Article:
What to See
You know you’re in the centre of Santa Úrsula when you arrive at the imposing Town Hall with its row of flags and young drago Trees. It’s worth popping in here to see their collection of old photographic prints that adorn the ground and first floor walls. The photographs show landscapes covered in palm groves, vines, bananas and fruit trees, right up to the latter half of the last century.

The church of Santa Úrsula, opposite the Town Hall, was founded in1587 and is devoted to the British Saint, Ursula. It has a single nave which widens into a cross before the altar providing two side chapels separated by arches of Acentejo blue stone.

On Good Fridays, a procession follows the camino real from the church down to El Calvario; a simple altar of three crosses dating from the early seventeenth century.

Opposite El Calvario are the Casona and Ermita of San Luis, the ermita still retains its original 1680 style, including the central stone arch and Arabic tiles; the surrounding plaza is planned for extensive renovation later this year.

When Santa Úrsula named the viaduct over Barranco Hondo ‘Puente del Rey’ (The King’s Bridge), it was no idle whim of a planning officer, for this bridge was actually commissioned by a King; Alfonso XIII, on a visit in 1906. Designed by engineer José Eugenio Ribera, this elegant structure can only be seen in its entirety by walking up the hill opposite the restaurant ‘El Cuevita’, on the TF217 Santa Úrsula side of the bridge.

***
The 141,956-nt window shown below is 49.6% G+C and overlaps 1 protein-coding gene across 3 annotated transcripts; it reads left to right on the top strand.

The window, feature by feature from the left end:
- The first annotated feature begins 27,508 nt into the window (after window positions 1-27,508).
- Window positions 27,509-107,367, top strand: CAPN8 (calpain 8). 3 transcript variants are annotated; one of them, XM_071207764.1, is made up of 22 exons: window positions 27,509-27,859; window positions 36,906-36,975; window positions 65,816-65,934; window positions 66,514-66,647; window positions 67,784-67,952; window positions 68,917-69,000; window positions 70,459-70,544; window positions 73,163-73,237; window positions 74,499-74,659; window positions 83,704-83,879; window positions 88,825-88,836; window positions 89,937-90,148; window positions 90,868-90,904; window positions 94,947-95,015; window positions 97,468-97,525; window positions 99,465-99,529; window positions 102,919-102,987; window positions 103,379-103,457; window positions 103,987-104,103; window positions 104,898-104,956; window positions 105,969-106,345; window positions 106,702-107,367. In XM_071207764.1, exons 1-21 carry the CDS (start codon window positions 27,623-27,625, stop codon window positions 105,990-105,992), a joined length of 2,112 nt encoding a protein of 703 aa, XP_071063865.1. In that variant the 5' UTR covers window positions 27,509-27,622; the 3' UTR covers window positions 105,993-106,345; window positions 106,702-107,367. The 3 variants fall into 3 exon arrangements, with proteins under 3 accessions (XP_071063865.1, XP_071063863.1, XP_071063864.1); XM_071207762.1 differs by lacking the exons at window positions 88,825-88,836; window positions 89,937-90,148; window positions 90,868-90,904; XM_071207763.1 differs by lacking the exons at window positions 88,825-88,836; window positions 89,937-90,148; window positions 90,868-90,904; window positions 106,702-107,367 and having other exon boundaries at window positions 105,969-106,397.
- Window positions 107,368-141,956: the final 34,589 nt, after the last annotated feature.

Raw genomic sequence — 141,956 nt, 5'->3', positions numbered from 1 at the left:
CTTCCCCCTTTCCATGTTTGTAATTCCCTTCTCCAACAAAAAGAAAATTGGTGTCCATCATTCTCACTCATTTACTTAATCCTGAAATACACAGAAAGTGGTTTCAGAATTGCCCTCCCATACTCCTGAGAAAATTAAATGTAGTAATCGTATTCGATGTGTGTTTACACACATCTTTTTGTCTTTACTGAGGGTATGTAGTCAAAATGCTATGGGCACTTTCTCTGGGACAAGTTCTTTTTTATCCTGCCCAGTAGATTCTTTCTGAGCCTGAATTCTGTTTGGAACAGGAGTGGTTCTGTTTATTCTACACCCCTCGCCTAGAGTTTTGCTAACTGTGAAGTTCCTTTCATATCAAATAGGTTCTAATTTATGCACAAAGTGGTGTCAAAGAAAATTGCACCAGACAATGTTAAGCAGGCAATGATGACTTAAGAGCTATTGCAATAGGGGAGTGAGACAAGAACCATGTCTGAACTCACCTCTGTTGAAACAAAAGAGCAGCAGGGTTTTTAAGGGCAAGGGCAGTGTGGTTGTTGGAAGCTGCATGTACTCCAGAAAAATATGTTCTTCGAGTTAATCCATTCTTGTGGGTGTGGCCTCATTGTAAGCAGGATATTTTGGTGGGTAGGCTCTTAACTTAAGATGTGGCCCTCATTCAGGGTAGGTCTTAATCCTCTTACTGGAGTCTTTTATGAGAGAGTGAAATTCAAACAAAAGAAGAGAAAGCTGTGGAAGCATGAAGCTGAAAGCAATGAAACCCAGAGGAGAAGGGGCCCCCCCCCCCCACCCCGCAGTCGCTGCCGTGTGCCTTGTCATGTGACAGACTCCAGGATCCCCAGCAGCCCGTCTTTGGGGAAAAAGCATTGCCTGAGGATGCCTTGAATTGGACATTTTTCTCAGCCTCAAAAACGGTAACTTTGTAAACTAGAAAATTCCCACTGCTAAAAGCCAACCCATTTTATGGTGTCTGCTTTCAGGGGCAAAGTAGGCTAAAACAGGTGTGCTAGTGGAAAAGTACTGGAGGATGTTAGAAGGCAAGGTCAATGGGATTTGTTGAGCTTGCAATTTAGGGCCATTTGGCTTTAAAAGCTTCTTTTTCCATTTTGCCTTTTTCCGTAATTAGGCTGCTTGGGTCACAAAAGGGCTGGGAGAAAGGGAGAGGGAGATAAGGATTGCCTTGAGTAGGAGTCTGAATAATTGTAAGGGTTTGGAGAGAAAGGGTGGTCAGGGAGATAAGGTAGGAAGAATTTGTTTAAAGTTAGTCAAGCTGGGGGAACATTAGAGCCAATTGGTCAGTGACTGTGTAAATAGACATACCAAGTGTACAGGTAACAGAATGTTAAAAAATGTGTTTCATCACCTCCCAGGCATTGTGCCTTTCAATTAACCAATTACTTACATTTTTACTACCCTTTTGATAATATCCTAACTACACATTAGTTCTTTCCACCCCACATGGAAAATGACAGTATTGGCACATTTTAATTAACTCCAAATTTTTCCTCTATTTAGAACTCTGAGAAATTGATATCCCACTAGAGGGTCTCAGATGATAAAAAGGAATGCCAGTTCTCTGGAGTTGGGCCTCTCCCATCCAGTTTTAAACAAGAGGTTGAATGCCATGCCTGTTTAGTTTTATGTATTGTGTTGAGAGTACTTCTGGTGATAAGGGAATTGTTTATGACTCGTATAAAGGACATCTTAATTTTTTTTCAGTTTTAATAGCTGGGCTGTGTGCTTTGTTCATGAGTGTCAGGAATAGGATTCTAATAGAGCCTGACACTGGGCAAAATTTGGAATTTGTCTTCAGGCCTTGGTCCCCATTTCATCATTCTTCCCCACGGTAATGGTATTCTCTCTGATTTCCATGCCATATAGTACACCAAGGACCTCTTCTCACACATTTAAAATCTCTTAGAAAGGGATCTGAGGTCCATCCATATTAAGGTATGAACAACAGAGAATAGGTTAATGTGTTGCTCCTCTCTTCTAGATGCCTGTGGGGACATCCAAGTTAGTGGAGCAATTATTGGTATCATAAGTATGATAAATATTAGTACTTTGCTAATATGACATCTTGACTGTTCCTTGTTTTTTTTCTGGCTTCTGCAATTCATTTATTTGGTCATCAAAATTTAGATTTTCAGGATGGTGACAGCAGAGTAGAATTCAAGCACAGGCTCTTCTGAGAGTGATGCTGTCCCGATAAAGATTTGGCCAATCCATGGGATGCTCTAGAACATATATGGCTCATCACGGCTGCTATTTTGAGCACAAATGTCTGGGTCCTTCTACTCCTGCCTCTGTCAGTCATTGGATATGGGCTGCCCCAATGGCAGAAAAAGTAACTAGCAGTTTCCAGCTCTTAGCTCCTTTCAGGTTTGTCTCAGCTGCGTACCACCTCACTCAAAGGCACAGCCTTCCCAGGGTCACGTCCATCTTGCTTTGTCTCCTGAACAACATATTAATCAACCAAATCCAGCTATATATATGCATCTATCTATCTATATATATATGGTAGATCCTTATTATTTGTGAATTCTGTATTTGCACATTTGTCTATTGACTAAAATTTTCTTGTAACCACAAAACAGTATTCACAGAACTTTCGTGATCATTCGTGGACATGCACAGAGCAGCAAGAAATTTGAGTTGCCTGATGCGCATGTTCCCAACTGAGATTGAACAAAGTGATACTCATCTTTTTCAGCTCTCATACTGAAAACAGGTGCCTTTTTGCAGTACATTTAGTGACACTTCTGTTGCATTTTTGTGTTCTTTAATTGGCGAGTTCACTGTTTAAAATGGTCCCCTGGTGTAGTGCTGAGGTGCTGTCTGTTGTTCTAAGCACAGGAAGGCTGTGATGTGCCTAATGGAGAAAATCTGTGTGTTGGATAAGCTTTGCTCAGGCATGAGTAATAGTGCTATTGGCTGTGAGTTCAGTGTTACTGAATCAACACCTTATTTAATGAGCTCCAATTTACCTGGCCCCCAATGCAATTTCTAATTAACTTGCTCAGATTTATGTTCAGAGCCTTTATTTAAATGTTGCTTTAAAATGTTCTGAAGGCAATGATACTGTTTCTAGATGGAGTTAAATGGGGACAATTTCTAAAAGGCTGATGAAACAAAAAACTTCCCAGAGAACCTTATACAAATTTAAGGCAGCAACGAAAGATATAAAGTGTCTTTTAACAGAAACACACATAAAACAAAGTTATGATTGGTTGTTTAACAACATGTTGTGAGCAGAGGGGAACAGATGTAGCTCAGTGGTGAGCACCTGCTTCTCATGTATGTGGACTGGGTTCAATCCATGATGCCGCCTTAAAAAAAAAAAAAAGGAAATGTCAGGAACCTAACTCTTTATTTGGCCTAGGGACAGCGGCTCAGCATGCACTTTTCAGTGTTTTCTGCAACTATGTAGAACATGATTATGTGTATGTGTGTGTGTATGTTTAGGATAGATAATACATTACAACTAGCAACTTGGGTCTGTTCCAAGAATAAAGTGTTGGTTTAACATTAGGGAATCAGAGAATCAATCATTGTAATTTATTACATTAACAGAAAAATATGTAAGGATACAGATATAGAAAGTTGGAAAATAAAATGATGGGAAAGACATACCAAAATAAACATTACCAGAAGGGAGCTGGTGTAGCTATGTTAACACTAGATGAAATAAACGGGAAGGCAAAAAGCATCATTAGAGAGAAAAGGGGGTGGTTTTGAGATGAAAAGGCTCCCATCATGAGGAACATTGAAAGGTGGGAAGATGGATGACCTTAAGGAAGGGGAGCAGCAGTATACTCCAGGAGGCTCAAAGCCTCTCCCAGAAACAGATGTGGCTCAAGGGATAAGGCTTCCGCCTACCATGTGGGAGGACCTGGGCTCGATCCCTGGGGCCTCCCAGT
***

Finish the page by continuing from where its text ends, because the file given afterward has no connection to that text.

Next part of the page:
Signposted on the TF21 towards La Orotava is the Mirador Humboldt. It’s from this point that the famous German explorer and scholar is said to have first noticed how the vegetation varied from coastal to upper regions, adapting in layers to its environment; thus began the new science of geo-botany. Humboldt might not recognise it today, but it’s still a great vantage point over the Orotava Valley.

What to do
Treasure hunt
There are ancient trails leading to unspoilt ravines and secluded coves all along Santa Úrsula’s coastline. Recent urbanisation, however, has meant that finding them can prove more taxing than cracking the ‘Da Vinci code’. Two hundred yards before Café Vista Paraiso, a passage, marked by an eroded metal sign, leads to a path which meanders through glorious countryside to the coast. Beyond La Quinta Park Hotel, a woodland track dissecting a row of trees emerges at four wonderful mature drago trees. The best is found across the bridge over the TF5 at the end of Camino Malpaís. One ‘dead end’ road from the roundabout leads to the historic Ermita of San Clemente, whilst on the other, a recently restored trail descends through the beautiful Barranco Hondo to a small beach lapped by crystal waters; a perfect spot for appreciating why the Acentejo coastline was once considered to be one of the most beautiful natural areas of the island.

Fit for a king